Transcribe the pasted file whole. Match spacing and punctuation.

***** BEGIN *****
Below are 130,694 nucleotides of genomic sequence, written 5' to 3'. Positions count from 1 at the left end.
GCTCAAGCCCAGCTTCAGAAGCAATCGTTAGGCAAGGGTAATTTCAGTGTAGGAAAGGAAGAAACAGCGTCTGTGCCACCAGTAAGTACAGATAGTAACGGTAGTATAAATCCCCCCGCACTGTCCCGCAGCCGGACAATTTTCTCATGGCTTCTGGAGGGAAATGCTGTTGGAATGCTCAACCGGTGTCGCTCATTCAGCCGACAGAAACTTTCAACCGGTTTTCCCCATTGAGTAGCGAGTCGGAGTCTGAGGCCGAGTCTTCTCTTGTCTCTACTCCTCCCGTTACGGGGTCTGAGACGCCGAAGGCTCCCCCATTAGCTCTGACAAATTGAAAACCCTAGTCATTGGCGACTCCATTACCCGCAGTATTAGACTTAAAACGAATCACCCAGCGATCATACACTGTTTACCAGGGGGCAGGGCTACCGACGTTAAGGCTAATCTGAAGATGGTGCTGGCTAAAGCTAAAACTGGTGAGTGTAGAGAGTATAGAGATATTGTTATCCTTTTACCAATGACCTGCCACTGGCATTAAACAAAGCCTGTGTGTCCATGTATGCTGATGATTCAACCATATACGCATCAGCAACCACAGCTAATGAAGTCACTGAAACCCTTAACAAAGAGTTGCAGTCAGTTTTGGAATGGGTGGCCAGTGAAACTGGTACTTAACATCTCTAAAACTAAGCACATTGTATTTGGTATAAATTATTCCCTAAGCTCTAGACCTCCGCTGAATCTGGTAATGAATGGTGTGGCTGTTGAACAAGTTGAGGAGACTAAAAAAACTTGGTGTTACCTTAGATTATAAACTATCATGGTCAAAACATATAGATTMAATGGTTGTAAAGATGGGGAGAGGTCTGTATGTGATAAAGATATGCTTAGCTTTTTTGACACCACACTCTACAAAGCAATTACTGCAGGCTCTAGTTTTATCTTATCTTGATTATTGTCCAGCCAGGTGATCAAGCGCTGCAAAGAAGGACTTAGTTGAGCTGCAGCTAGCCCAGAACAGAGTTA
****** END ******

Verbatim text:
Below are 130,694 nucleotides of genomic sequence, written 5' to 3'. Positions count from 1 at the left end.
GCTCAAGCCCAGCTTCAGAAGCAATCGTTAGGCAAGGGTAATTTCAGTGTAGGAAAGGAAGAAACAGCGTCTGTGCCACCAGTAAGTACAGATAGTAACGGTAGTATAAATCCCCCCGCACTGTCCCGCAGCCGGACAATTTTCTCATGGCTTCTGGAGGGAAATGCTGTTGGAATGCTCAACCGGTGTCGCTCATTCAGCCGACAGAAACTTTCAACCGGTTTTCCCCATTGAGTAGCGAGTCGGAGTCTGAGGCCGAGTCTTCTCTTGTCTCTACTCCTCCCGTTACGGGGTCTGAGACGCCGAAGGCTCCCCCATTAGCTCTGACAAATTGAAAACCCTAGTCATTGGCGACTCCATTACCCGCAGTATTAGACTTAAAACGAATCACCCAGCGATCATACACTGTTTACCAGGGGGCAGGGCTACCGACGTTAAGGCTAATCTGAAGATGGTGCTGGCTAAAGCTAAAACTGGTGAGTGTAGAGAGTATAGAGATATTGTTATCCTTTTACCAATGACCTGCCACTGGCATTAAACAAAGCCTGTGTGTCCATGTATGCTGATGATTCAACCATATACGCATCAGCAACCACAGCTAATGAAGTCACTGAAACCCTTAACAAAGAGTTGCAGTCAGTTTTGGAATGGGTGGCCAGTGAAACTGGTACTTAACATCTCTAAAACTAAGCACATTGTATTTGGTATAAATTATTCCCTAAGCTCTAGACCTCCGCTGAATCTGGTAATGAATGGTGTGGCTGTTGAACAAGTTGAGGAGACTAAAAAAACTTGGTGTTACCTTAGATTATAAACTATCATGGTCAAAACATATAGATTMAATGGTTGTAAAGATGGGGAGAGGTCTGTATGTGATAAAGATATGCTTAGCTTTTTTGACACCACACTCTACAAAGCAATTACTGCAGGCTCTAGTTTTATCTTATCTTGATTATTGTCCAGCCAGGTGATCAAGCGCTGCAAAGAAGGACTTAGTTGAGCTGCAGCTAGCCCAGAACAGAGTTA